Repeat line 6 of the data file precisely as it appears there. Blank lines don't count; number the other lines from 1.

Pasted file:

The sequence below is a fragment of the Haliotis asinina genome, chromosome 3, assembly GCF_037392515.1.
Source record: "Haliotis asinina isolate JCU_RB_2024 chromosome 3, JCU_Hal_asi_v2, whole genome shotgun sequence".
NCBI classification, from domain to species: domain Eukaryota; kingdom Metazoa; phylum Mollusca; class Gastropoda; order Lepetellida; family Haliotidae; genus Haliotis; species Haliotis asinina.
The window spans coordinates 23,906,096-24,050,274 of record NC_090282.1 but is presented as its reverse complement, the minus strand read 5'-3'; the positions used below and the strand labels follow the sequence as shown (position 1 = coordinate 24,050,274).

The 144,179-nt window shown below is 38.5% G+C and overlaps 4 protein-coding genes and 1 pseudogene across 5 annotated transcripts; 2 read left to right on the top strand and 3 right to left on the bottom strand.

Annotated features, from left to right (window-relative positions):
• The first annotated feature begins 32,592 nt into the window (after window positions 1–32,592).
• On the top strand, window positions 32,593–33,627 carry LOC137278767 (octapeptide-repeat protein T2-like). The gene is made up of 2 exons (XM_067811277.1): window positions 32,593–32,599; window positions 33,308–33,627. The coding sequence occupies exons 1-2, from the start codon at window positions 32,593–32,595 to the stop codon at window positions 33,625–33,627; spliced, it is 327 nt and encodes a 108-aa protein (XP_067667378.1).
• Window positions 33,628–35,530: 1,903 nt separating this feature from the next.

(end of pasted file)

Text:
Annotated features, from left to right (window-relative positions):